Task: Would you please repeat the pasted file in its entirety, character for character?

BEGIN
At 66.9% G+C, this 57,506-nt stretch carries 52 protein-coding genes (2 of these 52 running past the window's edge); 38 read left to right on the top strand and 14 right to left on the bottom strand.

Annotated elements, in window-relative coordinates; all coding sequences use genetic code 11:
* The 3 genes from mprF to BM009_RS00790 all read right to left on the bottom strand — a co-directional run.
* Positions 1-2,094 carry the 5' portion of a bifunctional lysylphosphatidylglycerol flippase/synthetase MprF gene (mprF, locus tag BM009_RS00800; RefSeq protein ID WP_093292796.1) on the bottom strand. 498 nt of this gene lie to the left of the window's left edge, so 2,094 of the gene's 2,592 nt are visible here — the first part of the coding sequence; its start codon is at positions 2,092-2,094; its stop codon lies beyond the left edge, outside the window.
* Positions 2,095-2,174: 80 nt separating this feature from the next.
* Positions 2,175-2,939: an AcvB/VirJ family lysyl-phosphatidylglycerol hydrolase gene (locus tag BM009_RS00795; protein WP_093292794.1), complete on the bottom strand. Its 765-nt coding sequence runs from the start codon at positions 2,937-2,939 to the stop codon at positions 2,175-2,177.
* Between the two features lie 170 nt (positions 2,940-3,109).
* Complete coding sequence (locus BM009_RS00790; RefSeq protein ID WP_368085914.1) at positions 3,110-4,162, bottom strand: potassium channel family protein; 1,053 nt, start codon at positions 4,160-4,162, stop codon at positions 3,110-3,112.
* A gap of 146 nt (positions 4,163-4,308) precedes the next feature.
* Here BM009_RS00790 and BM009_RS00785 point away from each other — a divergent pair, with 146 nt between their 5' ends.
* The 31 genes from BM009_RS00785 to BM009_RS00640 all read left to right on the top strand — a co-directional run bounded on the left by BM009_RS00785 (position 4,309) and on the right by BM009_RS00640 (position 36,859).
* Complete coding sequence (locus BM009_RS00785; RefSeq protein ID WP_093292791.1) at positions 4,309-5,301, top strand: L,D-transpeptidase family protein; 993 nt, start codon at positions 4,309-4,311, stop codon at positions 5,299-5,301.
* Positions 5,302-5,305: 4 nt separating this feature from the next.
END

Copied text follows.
At 66.9% G+C, this 57,506-nt stretch carries 52 protein-coding genes (2 of these 52 running past the window's edge); 38 read left to right on the top strand and 14 right to left on the bottom strand.

Annotated elements, in window-relative coordinates; all coding sequences use genetic code 11:
* The 3 genes from mprF to BM009_RS00790 all read right to left on the bottom strand — a co-directional run.
* Positions 1-2,094 carry the 5' portion of a bifunctional lysylphosphatidylglycerol flippase/synthetase MprF gene (mprF, locus tag BM009_RS00800; RefSeq protein ID WP_093292796.1) on the bottom strand. 498 nt of this gene lie to the left of the window's left edge, so 2,094 of the gene's 2,592 nt are visible here — the first part of the coding sequence; its start codon is at positions 2,092-2,094; its stop codon lies beyond the left edge, outside the window.
* Positions 2,095-2,174: 80 nt separating this feature from the next.
* Positions 2,175-2,939: an AcvB/VirJ family lysyl-phosphatidylglycerol hydrolase gene (locus tag BM009_RS00795; protein WP_093292794.1), complete on the bottom strand. Its 765-nt coding sequence runs from the start codon at positions 2,937-2,939 to the stop codon at positions 2,175-2,177.
* Between the two features lie 170 nt (positions 2,940-3,109).
* Complete coding sequence (locus BM009_RS00790; RefSeq protein ID WP_368085914.1) at positions 3,110-4,162, bottom strand: potassium channel family protein; 1,053 nt, start codon at positions 4,160-4,162, stop codon at positions 3,110-3,112.
* A gap of 146 nt (positions 4,163-4,308) precedes the next feature.
* Here BM009_RS00790 and BM009_RS00785 point away from each other — a divergent pair, with 146 nt between their 5' ends.
* The 31 genes from BM009_RS00785 to BM009_RS00640 all read left to right on the top strand — a co-directional run bounded on the left by BM009_RS00785 (position 4,309) and on the right by BM009_RS00640 (position 36,859).
* Complete coding sequence (locus BM009_RS00785; RefSeq protein ID WP_093292791.1) at positions 4,309-5,301, top strand: L,D-transpeptidase family protein; 993 nt, start codon at positions 4,309-4,311, stop codon at positions 5,299-5,301.
* Positions 5,302-5,305: 4 nt separating this feature from the next.